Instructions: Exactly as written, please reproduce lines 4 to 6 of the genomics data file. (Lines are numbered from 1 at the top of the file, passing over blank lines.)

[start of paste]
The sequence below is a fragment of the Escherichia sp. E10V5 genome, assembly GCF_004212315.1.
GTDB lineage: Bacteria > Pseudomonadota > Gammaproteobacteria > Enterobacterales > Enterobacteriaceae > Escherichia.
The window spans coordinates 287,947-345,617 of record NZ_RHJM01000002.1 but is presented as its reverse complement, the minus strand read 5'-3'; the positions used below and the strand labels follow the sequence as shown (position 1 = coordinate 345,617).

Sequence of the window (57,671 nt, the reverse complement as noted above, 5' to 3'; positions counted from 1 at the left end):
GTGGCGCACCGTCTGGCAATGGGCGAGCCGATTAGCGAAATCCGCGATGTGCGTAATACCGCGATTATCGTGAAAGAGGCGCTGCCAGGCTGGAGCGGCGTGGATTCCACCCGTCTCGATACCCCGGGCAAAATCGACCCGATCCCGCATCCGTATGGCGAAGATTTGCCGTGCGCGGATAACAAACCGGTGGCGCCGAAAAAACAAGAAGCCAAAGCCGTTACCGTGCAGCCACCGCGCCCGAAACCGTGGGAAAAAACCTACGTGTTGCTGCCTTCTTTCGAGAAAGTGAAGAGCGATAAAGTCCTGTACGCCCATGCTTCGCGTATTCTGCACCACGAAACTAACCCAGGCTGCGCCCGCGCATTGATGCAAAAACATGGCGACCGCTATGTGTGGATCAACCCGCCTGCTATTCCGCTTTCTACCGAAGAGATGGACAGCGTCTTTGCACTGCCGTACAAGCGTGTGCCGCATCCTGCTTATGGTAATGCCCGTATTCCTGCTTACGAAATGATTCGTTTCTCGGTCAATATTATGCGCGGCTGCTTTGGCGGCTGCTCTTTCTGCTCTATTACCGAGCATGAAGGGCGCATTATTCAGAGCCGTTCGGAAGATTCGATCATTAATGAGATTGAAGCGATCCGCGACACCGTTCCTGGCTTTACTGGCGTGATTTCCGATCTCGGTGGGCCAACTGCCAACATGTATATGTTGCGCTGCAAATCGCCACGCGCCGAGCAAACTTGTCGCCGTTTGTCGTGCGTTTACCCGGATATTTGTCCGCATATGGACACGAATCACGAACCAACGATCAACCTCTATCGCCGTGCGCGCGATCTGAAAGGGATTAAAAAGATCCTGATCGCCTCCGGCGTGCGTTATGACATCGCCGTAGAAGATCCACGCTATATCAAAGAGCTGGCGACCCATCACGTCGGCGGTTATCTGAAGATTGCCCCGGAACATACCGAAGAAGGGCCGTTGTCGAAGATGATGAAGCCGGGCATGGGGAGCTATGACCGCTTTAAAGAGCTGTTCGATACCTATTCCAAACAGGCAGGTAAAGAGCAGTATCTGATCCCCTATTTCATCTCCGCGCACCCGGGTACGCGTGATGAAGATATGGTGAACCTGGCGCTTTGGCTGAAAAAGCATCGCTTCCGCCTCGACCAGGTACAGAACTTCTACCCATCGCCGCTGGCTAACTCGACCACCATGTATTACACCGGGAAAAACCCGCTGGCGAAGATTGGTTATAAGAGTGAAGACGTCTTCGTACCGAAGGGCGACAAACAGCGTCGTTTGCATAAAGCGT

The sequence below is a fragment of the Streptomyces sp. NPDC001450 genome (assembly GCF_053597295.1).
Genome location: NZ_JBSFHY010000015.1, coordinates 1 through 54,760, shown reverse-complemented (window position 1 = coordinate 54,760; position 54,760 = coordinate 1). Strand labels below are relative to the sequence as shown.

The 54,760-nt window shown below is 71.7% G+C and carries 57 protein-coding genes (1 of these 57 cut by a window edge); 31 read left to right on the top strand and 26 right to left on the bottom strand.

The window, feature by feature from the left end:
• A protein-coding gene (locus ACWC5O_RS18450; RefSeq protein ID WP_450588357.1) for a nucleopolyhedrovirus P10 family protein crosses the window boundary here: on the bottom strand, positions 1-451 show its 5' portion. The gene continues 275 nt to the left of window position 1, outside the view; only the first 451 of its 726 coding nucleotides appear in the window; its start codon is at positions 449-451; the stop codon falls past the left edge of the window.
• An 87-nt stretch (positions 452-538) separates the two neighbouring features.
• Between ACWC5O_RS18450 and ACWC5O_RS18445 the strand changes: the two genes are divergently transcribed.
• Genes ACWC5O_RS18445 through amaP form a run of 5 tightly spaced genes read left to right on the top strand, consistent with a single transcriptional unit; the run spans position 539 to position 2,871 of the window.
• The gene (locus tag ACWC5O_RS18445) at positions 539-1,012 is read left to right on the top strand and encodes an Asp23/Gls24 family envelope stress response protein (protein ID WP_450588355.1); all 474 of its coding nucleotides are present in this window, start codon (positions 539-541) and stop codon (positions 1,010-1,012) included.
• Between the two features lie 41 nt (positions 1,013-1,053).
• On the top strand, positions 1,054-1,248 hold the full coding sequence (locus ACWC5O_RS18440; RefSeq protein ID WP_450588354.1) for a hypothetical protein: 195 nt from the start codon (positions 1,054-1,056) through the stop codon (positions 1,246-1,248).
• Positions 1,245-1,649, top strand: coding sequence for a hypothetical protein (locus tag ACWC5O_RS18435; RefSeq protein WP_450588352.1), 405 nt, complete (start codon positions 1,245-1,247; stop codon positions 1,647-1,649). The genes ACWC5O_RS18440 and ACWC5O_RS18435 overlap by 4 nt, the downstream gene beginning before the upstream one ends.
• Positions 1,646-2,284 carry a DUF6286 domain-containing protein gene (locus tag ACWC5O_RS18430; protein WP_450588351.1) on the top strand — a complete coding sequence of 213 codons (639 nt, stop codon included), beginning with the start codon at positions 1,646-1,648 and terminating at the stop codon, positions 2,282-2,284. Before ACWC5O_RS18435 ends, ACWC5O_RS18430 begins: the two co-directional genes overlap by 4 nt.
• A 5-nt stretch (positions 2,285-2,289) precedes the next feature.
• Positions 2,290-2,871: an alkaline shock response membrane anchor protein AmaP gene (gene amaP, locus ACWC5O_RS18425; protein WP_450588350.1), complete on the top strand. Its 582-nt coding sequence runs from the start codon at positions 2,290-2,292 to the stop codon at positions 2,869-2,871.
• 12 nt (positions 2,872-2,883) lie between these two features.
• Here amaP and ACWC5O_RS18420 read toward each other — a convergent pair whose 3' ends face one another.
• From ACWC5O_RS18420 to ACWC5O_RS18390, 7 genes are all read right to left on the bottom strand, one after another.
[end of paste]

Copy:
Sequence of the window (57,671 nt, the reverse complement as noted above, 5' to 3'; positions counted from 1 at the left end):
GTGGCGCACCGTCTGGCAATGGGCGAGCCGATTAGCGAAATCCGCGATGTGCGTAATACCGCGATTATCGTGAAAGAGGCGCTGCCAGGCTGGAGCGGCGTGGATTCCACCCGTCTCGATACCCCGGGCAAAATCGACCCGATCCCGCATCCGTATGGCGAAGATTTGCCGTGCGCGGATAACAAACCGGTGGCGCCGAAAAAACAAGAAGCCAAAGCCGTTACCGTGCAGCCACCGCGCCCGAAACCGTGGGAAAAAACCTACGTGTTGCTGCCTTCTTTCGAGAAAGTGAAGAGCGATAAAGTCCTGTACGCCCATGCTTCGCGTATTCTGCACCACGAAACTAACCCAGGCTGCGCCCGCGCATTGATGCAAAAACATGGCGACCGCTATGTGTGGATCAACCCGCCTGCTATTCCGCTTTCTACCGAAGAGATGGACAGCGTCTTTGCACTGCCGTACAAGCGTGTGCCGCATCCTGCTTATGGTAATGCCCGTATTCCTGCTTACGAAATGATTCGTTTCTCGGTCAATATTATGCGCGGCTGCTTTGGCGGCTGCTCTTTCTGCTCTATTACCGAGCATGAAGGGCGCATTATTCAGAGCCGTTCGGAAGATTCGATCATTAATGAGATTGAAGCGATCCGCGACACCGTTCCTGGCTTTACTGGCGTGATTTCCGATCTCGGTGGGCCAACTGCCAACATGTATATGTTGCGCTGCAAATCGCCACGCGCCGAGCAAACTTGTCGCCGTTTGTCGTGCGTTTACCCGGATATTTGTCCGCATATGGACACGAATCACGAACCAACGATCAACCTCTATCGCCGTGCGCGCGATCTGAAAGGGATTAAAAAGATCCTGATCGCCTCCGGCGTGCGTTATGACATCGCCGTAGAAGATCCACGCTATATCAAAGAGCTGGCGACCCATCACGTCGGCGGTTATCTGAAGATTGCCCCGGAACATACCGAAGAAGGGCCGTTGTCGAAGATGATGAAGCCGGGCATGGGGAGCTATGACCGCTTTAAAGAGCTGTTCGATACCTATTCCAAACAGGCAGGTAAAGAGCAGTATCTGATCCCCTATTTCATCTCCGCGCACCCGGGTACGCGTGATGAAGATATGGTGAACCTGGCGCTTTGGCTGAAAAAGCATCGCTTCCGCCTCGACCAGGTACAGAACTTCTACCCATCGCCGCTGGCTAACTCGACCACCATGTATTACACCGGGAAAAACCCGCTGGCGAAGATTGGTTATAAGAGTGAAGACGTCTTCGTACCGAAGGGCGACAAACAGCGTCGTTTGCATAAAGCGT

The sequence below is a fragment of the Streptomyces sp. NPDC001450 genome (assembly GCF_053597295.1).